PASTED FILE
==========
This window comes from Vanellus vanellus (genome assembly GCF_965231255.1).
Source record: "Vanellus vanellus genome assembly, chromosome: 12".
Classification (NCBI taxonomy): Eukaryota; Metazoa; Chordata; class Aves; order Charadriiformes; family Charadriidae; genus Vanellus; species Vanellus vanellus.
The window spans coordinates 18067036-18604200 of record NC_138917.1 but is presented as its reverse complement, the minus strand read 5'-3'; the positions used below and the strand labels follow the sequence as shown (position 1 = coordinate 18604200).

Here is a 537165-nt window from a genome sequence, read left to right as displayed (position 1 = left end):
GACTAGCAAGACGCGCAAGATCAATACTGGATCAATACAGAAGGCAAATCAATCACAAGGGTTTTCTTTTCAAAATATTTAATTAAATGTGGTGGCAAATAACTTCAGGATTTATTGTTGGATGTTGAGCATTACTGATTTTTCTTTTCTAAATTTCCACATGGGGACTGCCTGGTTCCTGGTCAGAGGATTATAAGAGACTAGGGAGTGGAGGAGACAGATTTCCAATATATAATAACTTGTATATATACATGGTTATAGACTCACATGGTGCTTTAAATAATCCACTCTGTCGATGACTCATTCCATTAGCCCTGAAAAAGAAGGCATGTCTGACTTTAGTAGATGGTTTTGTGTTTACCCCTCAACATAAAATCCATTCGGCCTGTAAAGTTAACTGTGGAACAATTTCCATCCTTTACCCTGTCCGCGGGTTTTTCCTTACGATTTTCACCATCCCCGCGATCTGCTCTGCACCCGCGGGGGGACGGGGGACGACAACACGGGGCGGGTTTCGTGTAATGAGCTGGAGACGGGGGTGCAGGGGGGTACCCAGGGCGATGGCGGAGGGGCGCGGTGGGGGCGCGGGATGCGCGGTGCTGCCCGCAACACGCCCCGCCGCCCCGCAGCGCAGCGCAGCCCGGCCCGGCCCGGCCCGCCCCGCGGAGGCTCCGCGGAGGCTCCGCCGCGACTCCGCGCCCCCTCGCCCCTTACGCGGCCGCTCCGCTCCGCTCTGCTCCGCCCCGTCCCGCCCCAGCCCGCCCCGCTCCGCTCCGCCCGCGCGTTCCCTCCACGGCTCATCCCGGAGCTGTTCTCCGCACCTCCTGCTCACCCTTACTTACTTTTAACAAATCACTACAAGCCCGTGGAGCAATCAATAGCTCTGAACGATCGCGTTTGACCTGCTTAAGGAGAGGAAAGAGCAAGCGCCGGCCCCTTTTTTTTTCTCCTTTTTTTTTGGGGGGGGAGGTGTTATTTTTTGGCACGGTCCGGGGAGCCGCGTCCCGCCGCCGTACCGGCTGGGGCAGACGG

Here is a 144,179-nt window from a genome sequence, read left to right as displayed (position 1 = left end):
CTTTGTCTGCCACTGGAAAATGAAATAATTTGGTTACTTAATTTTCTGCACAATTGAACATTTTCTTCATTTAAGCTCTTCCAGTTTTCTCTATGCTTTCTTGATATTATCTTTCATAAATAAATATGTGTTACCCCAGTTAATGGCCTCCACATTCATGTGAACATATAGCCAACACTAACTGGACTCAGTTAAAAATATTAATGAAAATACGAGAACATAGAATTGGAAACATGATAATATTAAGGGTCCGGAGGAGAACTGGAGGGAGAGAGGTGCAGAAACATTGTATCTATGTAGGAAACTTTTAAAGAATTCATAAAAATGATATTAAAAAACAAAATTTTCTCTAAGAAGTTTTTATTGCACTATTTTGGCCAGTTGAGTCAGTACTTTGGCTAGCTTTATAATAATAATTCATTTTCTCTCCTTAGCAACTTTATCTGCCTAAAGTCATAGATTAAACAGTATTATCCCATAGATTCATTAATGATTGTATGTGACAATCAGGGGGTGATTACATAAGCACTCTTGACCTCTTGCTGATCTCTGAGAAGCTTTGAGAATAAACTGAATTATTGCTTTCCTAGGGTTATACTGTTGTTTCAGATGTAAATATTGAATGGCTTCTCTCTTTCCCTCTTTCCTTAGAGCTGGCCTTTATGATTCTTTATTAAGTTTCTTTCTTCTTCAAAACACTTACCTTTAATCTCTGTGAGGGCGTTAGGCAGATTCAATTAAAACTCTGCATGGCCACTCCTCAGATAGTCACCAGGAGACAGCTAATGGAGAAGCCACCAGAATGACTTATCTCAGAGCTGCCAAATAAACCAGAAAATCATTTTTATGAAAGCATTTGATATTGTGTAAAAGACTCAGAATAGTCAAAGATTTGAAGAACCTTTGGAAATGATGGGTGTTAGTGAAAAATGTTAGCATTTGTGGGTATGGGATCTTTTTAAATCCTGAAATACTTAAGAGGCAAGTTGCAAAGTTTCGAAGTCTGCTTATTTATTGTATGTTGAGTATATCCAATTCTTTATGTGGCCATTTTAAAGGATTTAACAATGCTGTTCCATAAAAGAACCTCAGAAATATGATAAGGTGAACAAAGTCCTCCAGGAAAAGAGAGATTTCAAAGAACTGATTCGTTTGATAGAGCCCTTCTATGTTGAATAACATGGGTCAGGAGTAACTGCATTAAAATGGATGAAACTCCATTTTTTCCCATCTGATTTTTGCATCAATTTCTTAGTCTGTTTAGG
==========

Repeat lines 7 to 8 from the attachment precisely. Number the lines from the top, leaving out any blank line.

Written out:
Here is a 144,179-nt window from a genome sequence, read left to right as displayed (position 1 = left end):
CTTTGTCTGCCACTGGAAAATGAAATAATTTGGTTACTTAATTTTCTGCACAATTGAACATTTTCTTCATTTAAGCTCTTCCAGTTTTCTCTATGCTTTCTTGATATTATCTTTCATAAATAAATATGTGTTACCCCAGTTAATGGCCTCCACATTCATGTGAACATATAGCCAACACTAACTGGACTCAGTTAAAAATATTAATGAAAATACGAGAACATAGAATTGGAAACATGATAATATTAAGGGTCCGGAGGAGAACTGGAGGGAGAGAGGTGCAGAAACATTGTATCTATGTAGGAAACTTTTAAAGAATTCATAAAAATGATATTAAAAAACAAAATTTTCTCTAAGAAGTTTTTATTGCACTATTTTGGCCAGTTGAGTCAGTACTTTGGCTAGCTTTATAATAATAATTCATTTTCTCTCCTTAGCAACTTTATCTGCCTAAAGTCATAGATTAAACAGTATTATCCCATAGATTCATTAATGATTGTATGTGACAATCAGGGGGTGATTACATAAGCACTCTTGACCTCTTGCTGATCTCTGAGAAGCTTTGAGAATAAACTGAATTATTGCTTTCCTAGGGTTATACTGTTGTTTCAGATGTAAATATTGAATGGCTTCTCTCTTTCCCTCTTTCCTTAGAGCTGGCCTTTATGATTCTTTATTAAGTTTCTTTCTTCTTCAAAACACTTACCTTTAATCTCTGTGAGGGCGTTAGGCAGATTCAATTAAAACTCTGCATGGCCACTCCTCAGATAGTCACCAGGAGACAGCTAATGGAGAAGCCACCAGAATGACTTATCTCAGAGCTGCCAAATAAACCAGAAAATCATTTTTATGAAAGCATTTGATATTGTGTAAAAGACTCAGAATAGTCAAAGATTTGAAGAACCTTTGGAAATGATGGGTGTTAGTGAAAAATGTTAGCATTTGTGGGTATGGGATCTTTTTAAATCCTGAAATACTTAAGAGGCAAGTTGCAAAGTTTCGAAGTCTGCTTATTTATTGTATGTTGAGTATATCCAATTCTTTATGTGGCCATTTTAAAGGATTTAACAATGCTGTTCCATAAAAGAACCTCAGAAATATGATAAGGTGAACAAAGTCCTCCAGGAAAAGAGAGATTTCAAAGAACTGATTCGTTTGATAGAGCCCTTCTATGTTGAATAACATGGGTCAGGAGTAACTGCATTAAAATGGATGAAACTCCATTTTTTCCCATCTGATTTTTGCATCAATTTCTTAGTCTGTTTAGG